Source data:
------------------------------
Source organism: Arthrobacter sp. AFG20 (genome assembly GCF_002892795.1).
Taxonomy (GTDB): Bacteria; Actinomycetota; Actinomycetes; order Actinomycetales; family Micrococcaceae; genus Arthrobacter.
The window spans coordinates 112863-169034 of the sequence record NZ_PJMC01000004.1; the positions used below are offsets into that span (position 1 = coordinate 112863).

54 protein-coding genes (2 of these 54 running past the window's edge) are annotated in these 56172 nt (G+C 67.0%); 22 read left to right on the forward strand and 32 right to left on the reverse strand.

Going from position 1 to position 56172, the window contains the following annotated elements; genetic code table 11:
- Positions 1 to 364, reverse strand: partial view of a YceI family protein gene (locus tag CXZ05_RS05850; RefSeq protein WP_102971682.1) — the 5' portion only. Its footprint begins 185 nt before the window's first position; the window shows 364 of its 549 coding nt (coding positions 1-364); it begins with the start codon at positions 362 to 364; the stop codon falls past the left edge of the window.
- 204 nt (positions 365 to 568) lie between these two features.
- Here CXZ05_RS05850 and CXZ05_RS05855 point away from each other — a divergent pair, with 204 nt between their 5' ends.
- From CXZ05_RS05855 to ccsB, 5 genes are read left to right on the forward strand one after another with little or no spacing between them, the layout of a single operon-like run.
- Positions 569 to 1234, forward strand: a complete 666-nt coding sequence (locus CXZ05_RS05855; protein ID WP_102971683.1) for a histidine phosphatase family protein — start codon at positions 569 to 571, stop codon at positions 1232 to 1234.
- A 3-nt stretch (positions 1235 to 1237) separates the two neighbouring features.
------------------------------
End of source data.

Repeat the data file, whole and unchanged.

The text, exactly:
Source organism: Arthrobacter sp. AFG20 (genome assembly GCF_002892795.1).
Taxonomy (GTDB): Bacteria; Actinomycetota; Actinomycetes; order Actinomycetales; family Micrococcaceae; genus Arthrobacter.
The window spans coordinates 112863-169034 of the sequence record NZ_PJMC01000004.1; the positions used below are offsets into that span (position 1 = coordinate 112863).

54 protein-coding genes (2 of these 54 running past the window's edge) are annotated in these 56172 nt (G+C 67.0%); 22 read left to right on the forward strand and 32 right to left on the reverse strand.

Going from position 1 to position 56172, the window contains the following annotated elements; genetic code table 11:
- Positions 1 to 364, reverse strand: partial view of a YceI family protein gene (locus tag CXZ05_RS05850; RefSeq protein WP_102971682.1) — the 5' portion only. Its footprint begins 185 nt before the window's first position; the window shows 364 of its 549 coding nt (coding positions 1-364); it begins with the start codon at positions 362 to 364; the stop codon falls past the left edge of the window.
- 204 nt (positions 365 to 568) lie between these two features.
- Here CXZ05_RS05850 and CXZ05_RS05855 point away from each other — a divergent pair, with 204 nt between their 5' ends.
- From CXZ05_RS05855 to ccsB, 5 genes are read left to right on the forward strand one after another with little or no spacing between them, the layout of a single operon-like run.
- Positions 569 to 1234, forward strand: a complete 666-nt coding sequence (locus CXZ05_RS05855; protein ID WP_102971683.1) for a histidine phosphatase family protein — start codon at positions 569 to 571, stop codon at positions 1232 to 1234.
- A 3-nt stretch (positions 1235 to 1237) separates the two neighbouring features.